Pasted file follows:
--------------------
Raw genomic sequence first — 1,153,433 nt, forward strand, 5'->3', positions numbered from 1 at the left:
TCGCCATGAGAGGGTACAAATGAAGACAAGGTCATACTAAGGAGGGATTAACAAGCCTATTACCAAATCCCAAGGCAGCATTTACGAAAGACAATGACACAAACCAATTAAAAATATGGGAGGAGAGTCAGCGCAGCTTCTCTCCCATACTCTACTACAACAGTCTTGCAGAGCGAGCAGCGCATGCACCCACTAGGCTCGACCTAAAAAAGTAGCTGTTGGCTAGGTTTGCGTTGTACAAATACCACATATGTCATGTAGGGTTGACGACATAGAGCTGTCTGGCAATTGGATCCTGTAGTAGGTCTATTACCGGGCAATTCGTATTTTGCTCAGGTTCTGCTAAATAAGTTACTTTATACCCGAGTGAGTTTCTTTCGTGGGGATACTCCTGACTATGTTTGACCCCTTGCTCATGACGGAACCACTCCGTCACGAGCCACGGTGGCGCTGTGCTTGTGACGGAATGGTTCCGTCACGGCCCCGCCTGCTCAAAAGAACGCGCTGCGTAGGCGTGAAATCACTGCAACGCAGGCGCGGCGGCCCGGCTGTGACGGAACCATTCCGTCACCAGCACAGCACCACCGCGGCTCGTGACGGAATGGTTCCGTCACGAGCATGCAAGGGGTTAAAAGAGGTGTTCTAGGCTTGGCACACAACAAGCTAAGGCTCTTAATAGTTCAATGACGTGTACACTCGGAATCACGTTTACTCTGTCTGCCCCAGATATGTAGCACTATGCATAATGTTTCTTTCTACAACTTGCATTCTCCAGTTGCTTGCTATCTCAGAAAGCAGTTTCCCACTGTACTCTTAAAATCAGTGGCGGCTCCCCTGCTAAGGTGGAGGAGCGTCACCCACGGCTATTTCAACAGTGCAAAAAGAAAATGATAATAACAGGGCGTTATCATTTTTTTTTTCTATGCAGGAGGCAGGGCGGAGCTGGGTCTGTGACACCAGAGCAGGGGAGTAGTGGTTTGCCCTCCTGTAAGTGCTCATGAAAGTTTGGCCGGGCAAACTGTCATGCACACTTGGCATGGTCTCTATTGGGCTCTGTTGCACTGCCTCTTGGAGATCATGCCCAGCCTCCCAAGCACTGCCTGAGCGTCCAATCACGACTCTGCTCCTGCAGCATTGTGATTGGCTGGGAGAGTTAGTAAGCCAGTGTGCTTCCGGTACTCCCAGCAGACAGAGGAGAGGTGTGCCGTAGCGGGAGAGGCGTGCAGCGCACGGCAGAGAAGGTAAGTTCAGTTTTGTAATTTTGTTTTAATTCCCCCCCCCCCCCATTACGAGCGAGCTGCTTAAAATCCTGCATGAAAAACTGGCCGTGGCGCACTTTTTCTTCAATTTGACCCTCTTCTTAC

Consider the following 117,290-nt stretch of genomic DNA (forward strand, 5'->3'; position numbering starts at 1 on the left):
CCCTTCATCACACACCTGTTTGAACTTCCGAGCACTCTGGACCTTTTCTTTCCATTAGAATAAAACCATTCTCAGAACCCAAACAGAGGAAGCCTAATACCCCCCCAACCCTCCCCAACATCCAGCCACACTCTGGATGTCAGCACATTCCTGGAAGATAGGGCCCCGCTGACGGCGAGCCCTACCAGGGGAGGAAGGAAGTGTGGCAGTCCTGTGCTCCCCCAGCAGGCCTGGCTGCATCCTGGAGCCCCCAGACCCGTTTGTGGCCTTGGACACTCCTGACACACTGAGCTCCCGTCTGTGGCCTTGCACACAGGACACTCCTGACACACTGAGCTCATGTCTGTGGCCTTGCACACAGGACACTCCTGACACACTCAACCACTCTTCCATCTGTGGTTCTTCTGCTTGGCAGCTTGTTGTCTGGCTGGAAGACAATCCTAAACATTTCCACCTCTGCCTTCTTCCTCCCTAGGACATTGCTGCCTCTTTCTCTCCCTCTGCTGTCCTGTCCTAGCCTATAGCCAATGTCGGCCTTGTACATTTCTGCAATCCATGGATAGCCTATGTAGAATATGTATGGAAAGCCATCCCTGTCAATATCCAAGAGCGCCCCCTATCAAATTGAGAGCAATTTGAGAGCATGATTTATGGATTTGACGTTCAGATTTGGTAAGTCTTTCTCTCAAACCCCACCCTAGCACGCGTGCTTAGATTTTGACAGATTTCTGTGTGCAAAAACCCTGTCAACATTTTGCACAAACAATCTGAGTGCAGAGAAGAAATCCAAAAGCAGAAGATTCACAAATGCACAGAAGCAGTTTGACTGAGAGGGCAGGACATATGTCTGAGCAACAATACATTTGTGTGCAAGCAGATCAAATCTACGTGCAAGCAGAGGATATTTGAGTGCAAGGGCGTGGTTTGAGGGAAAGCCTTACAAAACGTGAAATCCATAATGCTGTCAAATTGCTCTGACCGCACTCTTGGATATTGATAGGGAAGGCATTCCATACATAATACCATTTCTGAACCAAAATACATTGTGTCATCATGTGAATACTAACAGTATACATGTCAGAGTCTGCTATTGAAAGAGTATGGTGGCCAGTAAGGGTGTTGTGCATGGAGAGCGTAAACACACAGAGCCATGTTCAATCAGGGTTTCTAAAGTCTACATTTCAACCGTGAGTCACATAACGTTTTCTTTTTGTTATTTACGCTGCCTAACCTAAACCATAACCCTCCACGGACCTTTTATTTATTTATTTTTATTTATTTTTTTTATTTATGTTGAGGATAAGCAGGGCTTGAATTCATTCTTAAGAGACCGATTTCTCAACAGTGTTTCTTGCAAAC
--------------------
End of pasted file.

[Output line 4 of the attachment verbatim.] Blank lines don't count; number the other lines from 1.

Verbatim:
CCCTTCATCACACACCTGTTTGAACTTCCGAGCACTCTGGACCTTTTCTTTCCATTAGAATAAAACCATTCTCAGAACCCAAACAGAGGAAGCCTAATACCCCCCCAACCCTCCCCAACATCCAGCCACACTCTGGATGTCAGCACATTCCTGGAAGATAGGGCCCCGCTGACGGCGAGCCCTACCAGGGGAGGAAGGAAGTGTGGCAGTCCTGTGCTCCCCCAGCAGGCCTGGCTGCATCCTGGAGCCCCCAGACCCGTTTGTGGCCTTGGACACTCCTGACACACTGAGCTCCCGTCTGTGGCCTTGCACACAGGACACTCCTGACACACTGAGCTCATGTCTGTGGCCTTGCACACAGGACACTCCTGACACACTCAACCACTCTTCCATCTGTGGTTCTTCTGCTTGGCAGCTTGTTGTCTGGCTGGAAGACAATCCTAAACATTTCCACCTCTGCCTTCTTCCTCCCTAGGACATTGCTGCCTCTTTCTCTCCCTCTGCTGTCCTGTCCTAGCCTATAGCCAATGTCGGCCTTGTACATTTCTGCAATCCATGGATAGCCTATGTAGAATATGTATGGAAAGCCATCCCTGTCAATATCCAAGAGCGCCCCCTATCAAATTGAGAGCAATTTGAGAGCATGATTTATGGATTTGACGTTCAGATTTGGTAAGTCTTTCTCTCAAACCCCACCCTAGCACGCGTGCTTAGATTTTGACAGATTTCTGTGTGCAAAAACCCTGTCAACATTTTGCACAAACAATCTGAGTGCAGAGAAGAAATCCAAAAGCAGAAGATTCACAAATGCACAGAAGCAGTTTGACTGAGAGGGCAGGACATATGTCTGAGCAACAATACATTTGTGTGCAAGCAGATCAAATCTACGTGCAAGCAGAGGATATTTGAGTGCAAGGGCGTGGTTTGAGGGAAAGCCTTACAAAACGTGAAATCCATAATGCTGTCAAATTGCTCTGACCGCACTCTTGGATATTGATAGGGAAGGCATTCCATACATAATACCATTTCTGAACCAAAATACATTGTGTCATCATGTGAATACTAACAGTATACATGTCAGAGTCTGCTATTGAAAGAGTATGGTGGCCAGTAAGGGTGTTGTGCATGGAGAGCGTAAACACACAGAGCCATGTTCAATCAGGGTTTCTAAAGTCTACATTTCAACCGTGAGTCACATAACGTTTTCTTTTTGTTATTTACGCTGCCTAACCTAAACCATAACCCTCCACGGACCTTTTATTTATTTATTTTTATTTATTTTTTTTATTTATGTTGAGGATAAGCAGGGCTTGAATTCATTCTTAAGAGACCGATTTCTCAACAGTGTTTCTTGCAAAC